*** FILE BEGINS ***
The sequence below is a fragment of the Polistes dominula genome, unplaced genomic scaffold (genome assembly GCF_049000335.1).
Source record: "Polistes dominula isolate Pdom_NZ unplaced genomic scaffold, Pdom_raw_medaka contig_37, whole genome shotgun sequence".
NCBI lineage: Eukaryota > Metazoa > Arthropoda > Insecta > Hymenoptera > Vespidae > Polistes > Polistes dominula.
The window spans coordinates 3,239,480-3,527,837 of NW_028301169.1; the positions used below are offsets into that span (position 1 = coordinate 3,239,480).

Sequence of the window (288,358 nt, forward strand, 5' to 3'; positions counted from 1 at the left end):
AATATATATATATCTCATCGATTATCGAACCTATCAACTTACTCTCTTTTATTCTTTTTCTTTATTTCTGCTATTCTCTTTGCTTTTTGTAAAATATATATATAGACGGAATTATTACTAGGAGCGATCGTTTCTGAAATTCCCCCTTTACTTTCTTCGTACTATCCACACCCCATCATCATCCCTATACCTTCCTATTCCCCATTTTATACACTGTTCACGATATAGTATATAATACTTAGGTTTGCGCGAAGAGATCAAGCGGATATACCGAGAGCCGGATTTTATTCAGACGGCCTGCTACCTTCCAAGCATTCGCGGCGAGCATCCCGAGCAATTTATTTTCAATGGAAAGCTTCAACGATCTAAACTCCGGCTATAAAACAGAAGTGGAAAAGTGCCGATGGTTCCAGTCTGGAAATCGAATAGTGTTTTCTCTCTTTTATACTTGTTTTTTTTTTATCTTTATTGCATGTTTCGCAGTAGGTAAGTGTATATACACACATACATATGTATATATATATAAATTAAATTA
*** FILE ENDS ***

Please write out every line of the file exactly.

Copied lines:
The sequence below is a fragment of the Polistes dominula genome, unplaced genomic scaffold (genome assembly GCF_049000335.1).
Source record: "Polistes dominula isolate Pdom_NZ unplaced genomic scaffold, Pdom_raw_medaka contig_37, whole genome shotgun sequence".
NCBI lineage: Eukaryota > Metazoa > Arthropoda > Insecta > Hymenoptera > Vespidae > Polistes > Polistes dominula.
The window spans coordinates 3,239,480-3,527,837 of NW_028301169.1; the positions used below are offsets into that span (position 1 = coordinate 3,239,480).

Sequence of the window (288,358 nt, forward strand, 5' to 3'; positions counted from 1 at the left end):
AATATATATATATCTCATCGATTATCGAACCTATCAACTTACTCTCTTTTATTCTTTTTCTTTATTTCTGCTATTCTCTTTGCTTTTTGTAAAATATATATATAGACGGAATTATTACTAGGAGCGATCGTTTCTGAAATTCCCCCTTTACTTTCTTCGTACTATCCACACCCCATCATCATCCCTATACCTTCCTATTCCCCATTTTATACACTGTTCACGATATAGTATATAATACTTAGGTTTGCGCGAAGAGATCAAGCGGATATACCGAGAGCCGGATTTTATTCAGACGGCCTGCTACCTTCCAAGCATTCGCGGCGAGCATCCCGAGCAATTTATTTTCAATGGAAAGCTTCAACGATCTAAACTCCGGCTATAAAACAGAAGTGGAAAAGTGCCGATGGTTCCAGTCTGGAAATCGAATAGTGTTTTCTCTCTTTTATACTTGTTTTTTTTTTATCTTTATTGCATGTTTCGCAGTAGGTAAGTGTATATACACACATACATATGTATATATATATAAATTAAATTA